With house prices still rising, and applications for Help to Buy coming to an end, prospective first time buyers might feel as if the deck is becoming even more stacked against them. But there are clear steps they can take to put themselves in the best position to buy their first home and avoid property purchase pitfalls.
1. Boost your credit score
Put yourself in the best possible position to secure a mortgage by reviewing your credit score. Whether missed payments during Covid-19, a lack of an address or an electoral roll, or a dispute with a utilities provider, small issues on your credit file can have a big impact on getting a mortgage. So it's important to contact a credit reference agency for a report to understand what you can correct or improve.
2. Use a mortgage broker
If you’ve never taken out a mortgage before, it can be a daunting process, and difficult to understand the range of options available. Don't overlook using an independent mortgage broker, as many first time buyers often do. They will look at your circumstances and search the market for the best option to suit your needs. They can help you navigate the complicated process, improve your chances of getting accepted for the best mortgage deal for you, and oversee the whole application process from start to finish - taking away some of the pain in the process.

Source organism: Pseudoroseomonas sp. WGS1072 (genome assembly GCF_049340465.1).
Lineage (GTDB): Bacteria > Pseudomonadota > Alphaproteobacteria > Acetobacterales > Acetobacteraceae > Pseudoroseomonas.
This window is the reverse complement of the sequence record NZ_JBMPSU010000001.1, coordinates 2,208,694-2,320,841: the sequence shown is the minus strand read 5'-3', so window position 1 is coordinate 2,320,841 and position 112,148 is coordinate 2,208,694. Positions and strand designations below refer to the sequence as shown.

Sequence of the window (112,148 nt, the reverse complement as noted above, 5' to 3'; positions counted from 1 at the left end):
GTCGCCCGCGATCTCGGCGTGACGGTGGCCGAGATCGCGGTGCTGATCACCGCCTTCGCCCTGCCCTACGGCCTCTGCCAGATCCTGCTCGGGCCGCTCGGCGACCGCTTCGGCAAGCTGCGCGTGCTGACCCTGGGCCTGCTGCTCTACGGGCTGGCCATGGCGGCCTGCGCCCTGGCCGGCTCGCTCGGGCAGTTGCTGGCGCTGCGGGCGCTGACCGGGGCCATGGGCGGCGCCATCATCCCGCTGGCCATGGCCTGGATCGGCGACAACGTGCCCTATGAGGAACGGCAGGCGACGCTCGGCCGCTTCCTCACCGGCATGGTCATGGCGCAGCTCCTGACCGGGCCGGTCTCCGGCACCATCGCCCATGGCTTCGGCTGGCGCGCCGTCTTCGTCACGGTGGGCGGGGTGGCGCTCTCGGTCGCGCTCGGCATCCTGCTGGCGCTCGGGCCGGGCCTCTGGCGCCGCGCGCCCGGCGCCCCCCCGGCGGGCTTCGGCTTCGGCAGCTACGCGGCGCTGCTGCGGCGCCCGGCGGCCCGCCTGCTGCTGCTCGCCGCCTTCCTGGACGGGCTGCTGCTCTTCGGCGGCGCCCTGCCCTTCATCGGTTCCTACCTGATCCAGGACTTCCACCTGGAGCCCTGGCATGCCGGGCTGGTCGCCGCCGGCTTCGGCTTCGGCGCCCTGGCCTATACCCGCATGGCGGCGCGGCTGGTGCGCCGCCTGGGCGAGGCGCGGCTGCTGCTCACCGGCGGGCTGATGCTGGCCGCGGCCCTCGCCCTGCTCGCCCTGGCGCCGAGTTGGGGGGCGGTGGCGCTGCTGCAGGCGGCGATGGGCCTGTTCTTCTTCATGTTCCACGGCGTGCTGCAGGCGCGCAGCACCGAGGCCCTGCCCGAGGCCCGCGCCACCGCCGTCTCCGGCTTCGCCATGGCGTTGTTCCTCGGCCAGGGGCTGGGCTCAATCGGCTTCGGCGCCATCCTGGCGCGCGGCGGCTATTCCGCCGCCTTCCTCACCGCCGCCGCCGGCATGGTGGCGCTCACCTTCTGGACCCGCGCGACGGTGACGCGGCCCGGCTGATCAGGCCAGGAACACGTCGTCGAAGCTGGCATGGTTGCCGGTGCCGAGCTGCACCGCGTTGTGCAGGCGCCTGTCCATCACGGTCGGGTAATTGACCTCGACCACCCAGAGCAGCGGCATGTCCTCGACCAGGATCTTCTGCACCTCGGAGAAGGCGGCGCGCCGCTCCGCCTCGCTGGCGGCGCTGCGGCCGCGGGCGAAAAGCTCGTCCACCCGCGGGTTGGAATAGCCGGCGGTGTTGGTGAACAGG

3. Ensure you're match fit to move
The property market is very competitive. So you need to be able to move fast if you need to. This means being prepared. Before you start making offers, appoint your conveyancer ahead of time, and make sure you have the paperwork done early. This includes securing your agreement in principle for a mortgage. Having the paperwork done beforehand will ensure that when you find your dream house you can make a compelling case to those selling the property, know your budget, and move as quickly as needed.
4. Boost your deposit
With the number of high loan to value deals falling and the Government's Help to Buy scheme coming to an end next month, the options for those with smaller deposits is shrinking. And with monthly mortgage costs rising, the size of your deposit has never been so important.
But there are options out there. Some private specialist lenders like Even have entered the UK mortgage market to help buyers boost their deposit, so that those who can't rely on the Bank of Mum and Dad don't lose out.
There is some government support available after October to make your deposit go further. The First Homes scheme involves the building of new homes specifically to be sold at a discount of at least 30%.
5. Don't forget moving costs
Whether valuation fees, the cost of a survey, a conveyancer, mortgage product fees, removal costs, or buildings insurance, it's crucial that you factor in the expenses involved in buying your first home. Stamp duty is often the biggest. Properties in England up to £300,000 does not incur a cost for first timers, but you will face tax on any value over this threshold. You can use an online calculator to help you work it out. Accounting for these costs will help give you a realistic idea of your deposit – or savings left over to personalise and renovate your dream home.